Homelessness & Sex Trafficking

Today in Seattle, local media outlets are collaborating on a project called Day of Homelessness, focusing on the homelessness crisis in our city. It has been a little over a two and a half years since a state of emergency on homelessness was declared in Seattle and King County. As of January, it is estimated that there were over 12,100 people experiencing homelessness in King County—and just over 2,200 shelter beds.

Housing and homelessness are near and dear to our hearts at REST, because we know it is one of the most significant hurdles for the individuals we serve. Without stable housing, it is often very difficult to achieve other goals—like getting out of the sex trade, addressing chemical dependency issues, or keeping your children safe and healthy. Over half of sexually exploited individuals are homeless or in unstable housing—and many of them face incredibly high barriers to already scarce housing opportunities, such as criminal records, prior evictions, financial instability, and more.

In addition to long-term housing opportunities being difficult for survivors to come by (even with the support of advocates), often the short-term and transitional options are difficult, unsafe, or triggering for individuals experiencing the trauma and PTSD that survivors often experience. The need for safe, trauma-informed places for victims and survivors of sex trafficking to stay is extraordinary.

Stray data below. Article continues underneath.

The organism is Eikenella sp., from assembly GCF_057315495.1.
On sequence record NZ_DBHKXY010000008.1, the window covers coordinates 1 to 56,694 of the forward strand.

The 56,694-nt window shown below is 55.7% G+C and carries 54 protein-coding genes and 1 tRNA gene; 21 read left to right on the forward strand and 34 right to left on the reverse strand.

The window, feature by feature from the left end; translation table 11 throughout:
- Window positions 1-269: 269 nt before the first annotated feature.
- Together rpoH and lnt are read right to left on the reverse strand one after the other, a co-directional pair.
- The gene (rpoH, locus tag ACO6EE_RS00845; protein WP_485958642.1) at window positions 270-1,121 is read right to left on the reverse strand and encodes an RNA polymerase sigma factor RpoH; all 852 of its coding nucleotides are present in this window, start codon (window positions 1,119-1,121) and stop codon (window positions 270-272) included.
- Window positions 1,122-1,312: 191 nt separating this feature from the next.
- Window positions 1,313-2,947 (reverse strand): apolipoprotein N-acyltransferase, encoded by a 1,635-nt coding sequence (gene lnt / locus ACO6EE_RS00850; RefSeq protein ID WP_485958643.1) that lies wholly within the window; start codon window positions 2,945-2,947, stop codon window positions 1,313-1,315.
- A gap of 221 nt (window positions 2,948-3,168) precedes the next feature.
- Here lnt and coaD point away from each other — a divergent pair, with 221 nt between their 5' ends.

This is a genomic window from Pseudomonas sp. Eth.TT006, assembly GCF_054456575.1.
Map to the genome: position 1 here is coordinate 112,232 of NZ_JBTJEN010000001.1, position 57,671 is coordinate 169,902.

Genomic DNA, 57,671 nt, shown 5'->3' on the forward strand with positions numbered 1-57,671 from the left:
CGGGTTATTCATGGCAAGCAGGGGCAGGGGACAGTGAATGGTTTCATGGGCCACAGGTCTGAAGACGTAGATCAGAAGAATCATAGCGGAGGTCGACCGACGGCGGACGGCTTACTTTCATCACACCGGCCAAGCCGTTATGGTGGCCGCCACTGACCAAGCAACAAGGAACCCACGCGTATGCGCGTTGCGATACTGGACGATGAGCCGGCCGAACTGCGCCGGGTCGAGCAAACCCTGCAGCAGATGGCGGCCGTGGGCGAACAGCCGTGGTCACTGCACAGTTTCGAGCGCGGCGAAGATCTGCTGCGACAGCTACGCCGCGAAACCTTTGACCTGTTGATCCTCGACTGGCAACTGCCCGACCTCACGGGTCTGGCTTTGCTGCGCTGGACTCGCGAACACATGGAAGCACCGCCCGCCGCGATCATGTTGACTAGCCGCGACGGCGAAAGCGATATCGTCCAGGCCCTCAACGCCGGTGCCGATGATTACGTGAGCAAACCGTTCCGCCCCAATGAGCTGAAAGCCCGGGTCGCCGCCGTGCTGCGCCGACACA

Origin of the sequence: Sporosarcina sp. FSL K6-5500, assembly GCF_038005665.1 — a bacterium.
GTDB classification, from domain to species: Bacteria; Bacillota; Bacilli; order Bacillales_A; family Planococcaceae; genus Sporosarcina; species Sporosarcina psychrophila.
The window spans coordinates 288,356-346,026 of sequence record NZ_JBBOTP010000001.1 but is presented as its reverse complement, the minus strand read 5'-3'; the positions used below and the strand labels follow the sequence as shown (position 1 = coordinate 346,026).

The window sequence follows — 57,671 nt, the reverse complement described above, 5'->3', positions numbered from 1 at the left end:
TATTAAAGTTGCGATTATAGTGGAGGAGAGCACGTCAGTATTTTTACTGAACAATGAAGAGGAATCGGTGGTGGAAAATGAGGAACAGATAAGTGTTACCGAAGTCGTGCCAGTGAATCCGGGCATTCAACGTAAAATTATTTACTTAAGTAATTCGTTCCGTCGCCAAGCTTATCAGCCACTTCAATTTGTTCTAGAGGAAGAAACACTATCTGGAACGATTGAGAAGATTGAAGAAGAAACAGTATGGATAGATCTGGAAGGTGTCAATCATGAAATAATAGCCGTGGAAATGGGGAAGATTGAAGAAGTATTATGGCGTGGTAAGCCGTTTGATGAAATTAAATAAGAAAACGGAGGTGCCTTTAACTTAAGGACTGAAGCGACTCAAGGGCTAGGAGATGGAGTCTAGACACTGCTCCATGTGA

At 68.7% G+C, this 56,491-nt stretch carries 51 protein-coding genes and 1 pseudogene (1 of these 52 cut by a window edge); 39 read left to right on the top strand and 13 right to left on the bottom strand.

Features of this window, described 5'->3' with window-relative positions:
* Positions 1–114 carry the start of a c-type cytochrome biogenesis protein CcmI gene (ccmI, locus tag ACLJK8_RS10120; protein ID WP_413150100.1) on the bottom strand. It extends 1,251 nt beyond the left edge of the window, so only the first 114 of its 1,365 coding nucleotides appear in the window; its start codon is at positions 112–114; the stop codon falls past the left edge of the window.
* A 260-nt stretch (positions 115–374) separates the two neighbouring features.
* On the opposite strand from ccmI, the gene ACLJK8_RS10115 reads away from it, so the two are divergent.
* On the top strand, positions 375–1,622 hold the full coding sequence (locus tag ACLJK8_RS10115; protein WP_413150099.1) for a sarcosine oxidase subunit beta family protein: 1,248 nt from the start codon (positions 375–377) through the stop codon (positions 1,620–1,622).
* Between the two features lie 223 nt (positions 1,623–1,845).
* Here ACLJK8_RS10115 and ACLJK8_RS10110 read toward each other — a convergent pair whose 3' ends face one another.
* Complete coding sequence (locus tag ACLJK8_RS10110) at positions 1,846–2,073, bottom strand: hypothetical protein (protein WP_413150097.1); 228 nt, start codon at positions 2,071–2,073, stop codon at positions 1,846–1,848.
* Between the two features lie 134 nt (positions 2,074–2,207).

Not only is homelessness a massive struggle for the adults we serve, but we know it often starts in youth. It is estimated that one in three runaway minors are solicited for sex within the first 48 hours of being on the street. According to YouthCare, almost 50% of the homeless adults in our community first experienced homelessness before they turned 25, and in a Bridge Collaborative survey, 62% of minors in trafficking cases are homeless or unstably housed.

In short, amidst King County’s homelessness crisis, it is extremely challenging for sexually exploited individuals to find safe and stable housing. But it is not impossible.

In the last fiscal year (FY18), we had the privilege of celebrating with 134 different individuals this year as they’ve found housing with the help and support of a REST Community Advocate, and often in collaboration with other community organizations.

Of those 2,200 local beds, sixteen of those beds are dedicated for individuals in the sex trade. Thirteen of them are at REST—seven at our emergency shelter, and six in our Restorative Housing Program. Between the two locations, we were able to provide over 4,200 nights of rest in FY18. In the same timeframe, our shelter operated at 93% capacity.

The housing situation in King County seems dire, but it is not without hope. We are encouraged that local media is taking the time to take a more in-depth look at homelessness in our community, and by how many community organizations are working together for a solution—and, for victims and survivors of sex trafficking, we are honored to be part of the solution.

“I am so happy to be able to now have a more permanent place to stay. Now I can start working on my other goals that are important too. Thank you for helping me get this housing, I cannot tell you how much it is appreciated.” - A REST Client